Log exports: The story behind the story
By David Elstone
March 30, 2017 - It’s election time in B.C.! And as if on queue, that old populist punching bag issue, B.C.’s log exports, has been pulled out to rally the masses. The image that our forests are being drained for simple profit, powered by the old saying “an exported log is an exported job” is an easy one to paint.
By David Elstone
So then why am I celebrating that in 2016 log exports as a percentage of the total coastal harvest was 35 per cent? My reasons are simple.
Exporting logs sustains local jobs, keeping workers employed in the woods and in B.C. sawmills and pulp mills. This is contrary to common belief. However, when you look at the facts, it’s clear it’s the truth.
What gets overlooked by the anti-log export faction, is the economic reality that B.C. coastal sawmills, pulp mills and value-add producers need log exports to ensure they get the type of logs their mills need to operate. These manufacturing facilities need a specific type of log or species of timber to operate. Log exports allows us to harvest the entire timber profile.
So how do we explain all the mill closures we have seen in the province over the last 30 years? We need to look at the size of the working forest.
The B.C. allowable annual cut (AAC) for coastal Crown land has fallen from a high of 24.5 million cubic metres in 1985 to 16.5 million cubic metres today, a reduction of eight million cubic metres or 33 per cent. This is primarily a result of increased environmental protection that reduced the size of the coastal working forest. Given the log capacity of the current mills operating on the coast, eight million cubic metres equates to 16 sawmills closed. These sawmills and pulpmills closed, in part, as a result of significant AAC reductions caused by environmental pressure.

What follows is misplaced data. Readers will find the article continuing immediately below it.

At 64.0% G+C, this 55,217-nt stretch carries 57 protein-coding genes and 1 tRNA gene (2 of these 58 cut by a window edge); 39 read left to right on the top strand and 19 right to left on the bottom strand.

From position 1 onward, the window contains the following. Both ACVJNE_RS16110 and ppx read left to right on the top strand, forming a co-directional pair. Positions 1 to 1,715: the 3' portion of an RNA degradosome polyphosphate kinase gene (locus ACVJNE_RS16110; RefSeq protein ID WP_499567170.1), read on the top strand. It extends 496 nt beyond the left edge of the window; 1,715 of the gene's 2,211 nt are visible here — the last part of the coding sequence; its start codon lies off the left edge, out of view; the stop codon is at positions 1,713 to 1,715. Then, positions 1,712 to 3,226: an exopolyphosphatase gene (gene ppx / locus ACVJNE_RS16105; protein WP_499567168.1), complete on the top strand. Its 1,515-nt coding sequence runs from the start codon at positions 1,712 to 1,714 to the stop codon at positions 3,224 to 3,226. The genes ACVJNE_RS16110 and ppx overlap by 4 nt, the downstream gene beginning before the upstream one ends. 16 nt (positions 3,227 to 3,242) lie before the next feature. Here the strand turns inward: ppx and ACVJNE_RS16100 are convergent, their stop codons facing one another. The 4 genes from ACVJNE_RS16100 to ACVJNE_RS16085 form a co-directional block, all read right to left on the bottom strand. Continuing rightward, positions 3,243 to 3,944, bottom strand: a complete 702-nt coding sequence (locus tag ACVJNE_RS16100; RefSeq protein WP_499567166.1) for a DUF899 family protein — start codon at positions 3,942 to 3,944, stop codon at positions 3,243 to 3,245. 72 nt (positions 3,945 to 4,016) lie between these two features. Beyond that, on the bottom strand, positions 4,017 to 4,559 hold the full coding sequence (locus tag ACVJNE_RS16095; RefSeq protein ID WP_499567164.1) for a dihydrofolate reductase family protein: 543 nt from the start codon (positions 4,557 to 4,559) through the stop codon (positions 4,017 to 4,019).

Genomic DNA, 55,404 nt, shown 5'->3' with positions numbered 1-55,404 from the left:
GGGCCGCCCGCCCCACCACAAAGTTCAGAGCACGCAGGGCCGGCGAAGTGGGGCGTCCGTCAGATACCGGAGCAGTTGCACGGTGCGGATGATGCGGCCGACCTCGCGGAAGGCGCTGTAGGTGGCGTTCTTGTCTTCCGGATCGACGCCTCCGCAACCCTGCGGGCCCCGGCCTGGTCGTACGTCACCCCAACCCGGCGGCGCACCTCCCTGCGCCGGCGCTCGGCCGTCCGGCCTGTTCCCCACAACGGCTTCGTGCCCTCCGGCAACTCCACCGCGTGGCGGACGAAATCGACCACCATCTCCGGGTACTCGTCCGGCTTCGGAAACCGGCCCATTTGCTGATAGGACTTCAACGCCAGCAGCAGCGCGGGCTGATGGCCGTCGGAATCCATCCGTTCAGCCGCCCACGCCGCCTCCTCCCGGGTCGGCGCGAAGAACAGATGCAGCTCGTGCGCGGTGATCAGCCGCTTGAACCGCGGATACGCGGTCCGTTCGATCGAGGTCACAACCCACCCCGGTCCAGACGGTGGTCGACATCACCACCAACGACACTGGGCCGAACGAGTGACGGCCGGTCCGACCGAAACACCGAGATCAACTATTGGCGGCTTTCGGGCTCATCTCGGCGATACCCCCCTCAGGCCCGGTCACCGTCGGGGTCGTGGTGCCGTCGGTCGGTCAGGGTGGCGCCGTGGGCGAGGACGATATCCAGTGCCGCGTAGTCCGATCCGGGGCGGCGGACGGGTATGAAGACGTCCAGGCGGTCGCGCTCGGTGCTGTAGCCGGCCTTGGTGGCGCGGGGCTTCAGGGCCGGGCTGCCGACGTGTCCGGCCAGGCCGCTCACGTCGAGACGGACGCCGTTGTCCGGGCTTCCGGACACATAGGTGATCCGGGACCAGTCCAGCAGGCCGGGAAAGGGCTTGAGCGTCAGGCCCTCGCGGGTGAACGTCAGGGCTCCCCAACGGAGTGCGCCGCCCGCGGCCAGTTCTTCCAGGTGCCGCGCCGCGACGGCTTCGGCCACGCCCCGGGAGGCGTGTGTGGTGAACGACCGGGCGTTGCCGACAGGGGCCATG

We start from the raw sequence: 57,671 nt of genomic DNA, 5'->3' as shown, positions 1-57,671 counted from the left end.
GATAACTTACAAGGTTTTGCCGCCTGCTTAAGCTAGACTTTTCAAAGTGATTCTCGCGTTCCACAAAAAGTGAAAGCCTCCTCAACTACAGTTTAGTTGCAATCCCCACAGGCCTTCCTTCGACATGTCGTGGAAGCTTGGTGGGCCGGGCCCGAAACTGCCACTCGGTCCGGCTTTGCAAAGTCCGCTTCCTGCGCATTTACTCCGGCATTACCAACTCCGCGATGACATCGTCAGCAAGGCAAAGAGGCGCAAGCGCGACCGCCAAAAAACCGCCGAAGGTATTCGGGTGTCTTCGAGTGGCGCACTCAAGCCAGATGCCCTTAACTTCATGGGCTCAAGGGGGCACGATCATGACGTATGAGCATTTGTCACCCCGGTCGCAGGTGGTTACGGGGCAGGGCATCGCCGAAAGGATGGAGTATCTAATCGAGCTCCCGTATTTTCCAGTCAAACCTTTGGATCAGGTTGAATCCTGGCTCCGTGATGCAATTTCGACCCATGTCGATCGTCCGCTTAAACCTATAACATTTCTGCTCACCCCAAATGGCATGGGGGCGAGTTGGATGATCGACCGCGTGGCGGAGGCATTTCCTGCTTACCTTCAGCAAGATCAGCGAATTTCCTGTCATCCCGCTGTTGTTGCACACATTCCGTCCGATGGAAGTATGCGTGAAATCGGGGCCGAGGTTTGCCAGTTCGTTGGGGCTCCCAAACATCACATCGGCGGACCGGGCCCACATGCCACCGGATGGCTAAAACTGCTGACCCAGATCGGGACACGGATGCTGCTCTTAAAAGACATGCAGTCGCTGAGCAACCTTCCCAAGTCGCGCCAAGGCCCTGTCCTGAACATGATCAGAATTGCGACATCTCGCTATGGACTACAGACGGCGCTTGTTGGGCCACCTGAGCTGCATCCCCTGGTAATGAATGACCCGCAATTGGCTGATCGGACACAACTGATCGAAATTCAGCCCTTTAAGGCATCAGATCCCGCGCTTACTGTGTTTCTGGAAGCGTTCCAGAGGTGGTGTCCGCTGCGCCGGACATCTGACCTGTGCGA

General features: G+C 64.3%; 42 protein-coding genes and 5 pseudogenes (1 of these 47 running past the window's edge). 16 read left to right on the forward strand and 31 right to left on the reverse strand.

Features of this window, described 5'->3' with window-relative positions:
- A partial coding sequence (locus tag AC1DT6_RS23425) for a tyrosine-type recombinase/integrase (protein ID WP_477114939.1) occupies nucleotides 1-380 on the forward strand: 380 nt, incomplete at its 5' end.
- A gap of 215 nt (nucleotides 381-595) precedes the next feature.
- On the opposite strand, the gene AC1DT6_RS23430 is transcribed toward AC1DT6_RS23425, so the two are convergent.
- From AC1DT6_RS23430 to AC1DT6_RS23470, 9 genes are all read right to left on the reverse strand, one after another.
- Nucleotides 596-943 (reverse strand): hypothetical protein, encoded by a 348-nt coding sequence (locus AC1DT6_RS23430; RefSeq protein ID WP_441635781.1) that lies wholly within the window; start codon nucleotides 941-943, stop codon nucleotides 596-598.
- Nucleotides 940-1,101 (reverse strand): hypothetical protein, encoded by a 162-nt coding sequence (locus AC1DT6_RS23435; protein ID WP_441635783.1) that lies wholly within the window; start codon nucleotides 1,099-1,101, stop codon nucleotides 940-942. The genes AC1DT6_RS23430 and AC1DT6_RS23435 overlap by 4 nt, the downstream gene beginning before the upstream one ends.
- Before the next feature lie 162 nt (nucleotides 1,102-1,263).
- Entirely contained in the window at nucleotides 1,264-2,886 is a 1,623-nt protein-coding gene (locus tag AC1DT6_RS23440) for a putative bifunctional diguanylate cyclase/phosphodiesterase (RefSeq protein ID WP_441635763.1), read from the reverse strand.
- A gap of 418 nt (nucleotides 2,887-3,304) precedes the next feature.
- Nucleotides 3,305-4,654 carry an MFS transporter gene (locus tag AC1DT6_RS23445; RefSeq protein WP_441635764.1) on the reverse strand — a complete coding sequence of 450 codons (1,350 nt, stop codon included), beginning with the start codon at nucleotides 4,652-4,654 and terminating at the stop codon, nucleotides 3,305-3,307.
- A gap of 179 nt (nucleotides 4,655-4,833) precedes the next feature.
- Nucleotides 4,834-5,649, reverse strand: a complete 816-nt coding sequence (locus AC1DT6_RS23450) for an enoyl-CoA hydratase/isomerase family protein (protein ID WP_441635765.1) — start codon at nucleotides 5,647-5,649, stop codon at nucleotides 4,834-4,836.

Is there anybody investing in new mills? Yes, there is a brand-new sawmill currently being built in Surrey that will purchase some logs. However, log exports occur because what we harvest is surplus to domestic demand.
To dig deeper into the question of investment, let’s look to the U.S. Pacific Northwest. There privately owned timberlands are the main source of harvesting in the region and log exports have been a principal product for decades. And yet, new sawmills are being built and many others have seen major upgrades. Despite this investment, sawmill employment has dropped in the Pacific Northwest. Investment drove consolidation in sawmills which resulted in the construction of larger, more cost-effective mills which employed less people than the older, inefficient smaller mills. Something to think about.
While B.C.’s log export policies have been around for over 100 years, markets have changed dramatically. Compared to 2005, the U.S. demand has shrunk dramatically and it is now fourth on the list of export destinations. As with so much of our B.C. forest products, China has become the top market for log exports. Again, contrary to common belief, very little returns to North America in finished product. If it weren’t for China, there would be significant unemployment in our forest industry across B.C.
If the next government in B.C. wants to create more jobs in the forest industry, they should focus on policy that allows for the harvest of the four million cubic metres of allowable cut that goes unharvested every year. In doing so, they would create upwards of 8,000 jobs across the province. After all, there are two jobs in the forest supply chain (i.e., logging) for every direct manufacturing job.
We celebrate that 35 per cent of the coastal harvest was exported because we wouldn’t likely be here if it wasn’t. Perhaps environmentalists would be happy if that percentage was zero, but I am guessing loggers, mill workers and the rural communities where these people live and work would beg to differ.
David Elstone is the executive director of the Truck Loggers Association.